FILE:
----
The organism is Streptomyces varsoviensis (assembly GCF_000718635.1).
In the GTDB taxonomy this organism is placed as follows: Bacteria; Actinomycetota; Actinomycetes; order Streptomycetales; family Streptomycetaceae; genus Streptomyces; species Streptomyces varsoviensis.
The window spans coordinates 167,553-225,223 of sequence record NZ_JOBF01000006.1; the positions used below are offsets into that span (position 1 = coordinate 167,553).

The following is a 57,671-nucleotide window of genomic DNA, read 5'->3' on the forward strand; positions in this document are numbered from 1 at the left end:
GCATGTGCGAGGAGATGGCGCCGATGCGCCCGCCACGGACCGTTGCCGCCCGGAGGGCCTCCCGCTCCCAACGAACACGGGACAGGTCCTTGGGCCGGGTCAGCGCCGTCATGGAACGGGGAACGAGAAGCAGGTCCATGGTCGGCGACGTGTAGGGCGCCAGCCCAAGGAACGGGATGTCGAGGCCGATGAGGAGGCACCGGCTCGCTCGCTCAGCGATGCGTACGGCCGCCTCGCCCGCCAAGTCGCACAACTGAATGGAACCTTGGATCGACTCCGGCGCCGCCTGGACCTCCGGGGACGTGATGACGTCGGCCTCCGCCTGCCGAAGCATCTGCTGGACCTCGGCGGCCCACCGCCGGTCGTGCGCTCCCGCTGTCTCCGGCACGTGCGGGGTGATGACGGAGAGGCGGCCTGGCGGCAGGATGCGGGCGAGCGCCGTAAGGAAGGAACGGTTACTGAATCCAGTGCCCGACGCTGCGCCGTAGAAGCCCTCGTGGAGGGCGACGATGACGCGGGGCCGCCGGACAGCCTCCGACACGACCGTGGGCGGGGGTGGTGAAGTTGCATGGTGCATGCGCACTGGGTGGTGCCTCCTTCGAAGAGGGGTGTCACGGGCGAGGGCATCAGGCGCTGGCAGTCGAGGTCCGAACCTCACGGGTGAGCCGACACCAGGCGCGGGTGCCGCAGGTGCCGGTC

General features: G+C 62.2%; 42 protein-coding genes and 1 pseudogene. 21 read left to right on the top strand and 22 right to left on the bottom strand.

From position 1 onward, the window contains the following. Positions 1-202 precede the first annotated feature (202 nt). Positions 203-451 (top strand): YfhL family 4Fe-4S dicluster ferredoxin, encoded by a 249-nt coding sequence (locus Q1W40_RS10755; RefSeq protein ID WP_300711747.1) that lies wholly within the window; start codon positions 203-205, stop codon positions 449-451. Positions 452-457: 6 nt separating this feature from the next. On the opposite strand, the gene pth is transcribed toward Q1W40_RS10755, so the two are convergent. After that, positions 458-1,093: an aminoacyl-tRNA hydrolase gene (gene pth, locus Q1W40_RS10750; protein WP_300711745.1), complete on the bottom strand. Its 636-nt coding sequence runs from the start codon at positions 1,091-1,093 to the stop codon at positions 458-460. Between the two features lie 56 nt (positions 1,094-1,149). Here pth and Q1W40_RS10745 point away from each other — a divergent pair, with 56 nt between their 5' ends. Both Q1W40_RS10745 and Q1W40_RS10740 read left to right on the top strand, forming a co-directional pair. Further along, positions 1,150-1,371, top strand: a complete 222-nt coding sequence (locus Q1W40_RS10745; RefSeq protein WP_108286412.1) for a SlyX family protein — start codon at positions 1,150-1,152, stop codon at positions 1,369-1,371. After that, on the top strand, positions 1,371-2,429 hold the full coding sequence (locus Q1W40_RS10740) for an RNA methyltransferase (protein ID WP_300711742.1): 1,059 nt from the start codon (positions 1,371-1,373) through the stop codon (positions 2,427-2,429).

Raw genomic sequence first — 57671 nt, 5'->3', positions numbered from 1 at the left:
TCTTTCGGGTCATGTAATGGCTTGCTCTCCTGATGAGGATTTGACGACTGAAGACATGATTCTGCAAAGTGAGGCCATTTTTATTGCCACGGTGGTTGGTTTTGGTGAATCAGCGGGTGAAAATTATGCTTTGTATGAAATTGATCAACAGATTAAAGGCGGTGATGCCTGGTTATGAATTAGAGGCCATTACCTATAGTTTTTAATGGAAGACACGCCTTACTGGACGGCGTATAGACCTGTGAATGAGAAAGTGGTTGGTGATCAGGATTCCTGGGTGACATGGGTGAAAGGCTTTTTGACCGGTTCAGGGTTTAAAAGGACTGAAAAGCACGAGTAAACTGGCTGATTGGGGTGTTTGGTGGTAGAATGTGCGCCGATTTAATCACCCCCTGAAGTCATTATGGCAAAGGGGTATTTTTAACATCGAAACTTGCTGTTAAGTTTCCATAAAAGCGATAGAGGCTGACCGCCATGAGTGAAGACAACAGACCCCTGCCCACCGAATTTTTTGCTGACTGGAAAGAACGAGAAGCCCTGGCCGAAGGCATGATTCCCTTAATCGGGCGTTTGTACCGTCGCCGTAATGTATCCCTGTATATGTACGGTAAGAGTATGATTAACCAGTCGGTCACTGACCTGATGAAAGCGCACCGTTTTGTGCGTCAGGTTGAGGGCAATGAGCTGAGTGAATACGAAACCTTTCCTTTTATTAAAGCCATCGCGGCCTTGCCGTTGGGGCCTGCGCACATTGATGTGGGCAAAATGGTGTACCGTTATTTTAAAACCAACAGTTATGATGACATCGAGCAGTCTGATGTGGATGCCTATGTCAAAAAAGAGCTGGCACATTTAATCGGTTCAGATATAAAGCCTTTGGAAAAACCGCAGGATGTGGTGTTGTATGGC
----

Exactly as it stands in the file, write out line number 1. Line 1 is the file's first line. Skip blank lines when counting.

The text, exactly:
The organism is Streptomyces varsoviensis (assembly GCF_000718635.1).